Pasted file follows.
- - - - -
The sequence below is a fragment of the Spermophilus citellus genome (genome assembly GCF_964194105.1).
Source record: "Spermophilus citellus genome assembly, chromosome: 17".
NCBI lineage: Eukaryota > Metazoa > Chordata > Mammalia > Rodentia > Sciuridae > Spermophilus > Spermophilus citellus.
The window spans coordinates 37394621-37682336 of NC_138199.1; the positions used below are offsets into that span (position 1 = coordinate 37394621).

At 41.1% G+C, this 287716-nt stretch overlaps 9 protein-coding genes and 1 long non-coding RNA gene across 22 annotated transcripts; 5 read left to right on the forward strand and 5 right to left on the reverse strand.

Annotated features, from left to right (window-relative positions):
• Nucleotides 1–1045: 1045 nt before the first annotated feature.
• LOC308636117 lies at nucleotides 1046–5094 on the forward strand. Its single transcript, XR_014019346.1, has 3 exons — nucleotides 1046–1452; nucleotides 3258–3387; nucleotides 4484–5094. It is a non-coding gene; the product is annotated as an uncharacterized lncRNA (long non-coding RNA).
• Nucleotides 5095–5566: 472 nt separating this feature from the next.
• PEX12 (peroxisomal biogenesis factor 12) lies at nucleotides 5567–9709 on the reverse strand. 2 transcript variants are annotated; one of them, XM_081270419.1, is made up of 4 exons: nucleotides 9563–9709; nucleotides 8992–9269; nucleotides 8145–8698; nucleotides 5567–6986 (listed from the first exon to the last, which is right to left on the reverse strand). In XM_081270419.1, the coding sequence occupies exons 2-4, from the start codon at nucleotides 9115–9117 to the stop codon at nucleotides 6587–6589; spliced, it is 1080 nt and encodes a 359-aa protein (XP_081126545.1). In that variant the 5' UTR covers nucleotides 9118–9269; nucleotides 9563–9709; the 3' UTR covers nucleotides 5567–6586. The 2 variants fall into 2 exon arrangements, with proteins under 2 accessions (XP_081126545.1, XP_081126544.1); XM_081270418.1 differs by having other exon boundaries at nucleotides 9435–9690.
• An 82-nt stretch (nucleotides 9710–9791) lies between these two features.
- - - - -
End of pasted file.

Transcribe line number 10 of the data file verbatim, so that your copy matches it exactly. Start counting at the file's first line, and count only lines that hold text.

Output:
• PEX12 (peroxisomal biogenesis factor 12) lies at nucleotides 5567–9709 on the reverse strand. 2 transcript variants are annotated; one of them, XM_081270419.1, is made up of 4 exons: nucleotides 9563–9709; nucleotides 8992–9269; nucleotides 8145–8698; nucleotides 5567–6986 (listed from the first exon to the last, which is right to left on the reverse strand). In XM_081270419.1, the coding sequence occupies exons 2-4, from the start codon at nucleotides 9115–9117 to the stop codon at nucleotides 6587–6589; spliced, it is 1080 nt and encodes a 359-aa protein (XP_081126545.1). In that variant the 5' UTR covers nucleotides 9118–9269; nucleotides 9563–9709; the 3' UTR covers nucleotides 5567–6586. The 2 variants fall into 2 exon arrangements, with proteins under 2 accessions (XP_081126545.1, XP_081126544.1); XM_081270418.1 differs by having other exon boundaries at nucleotides 9435–9690.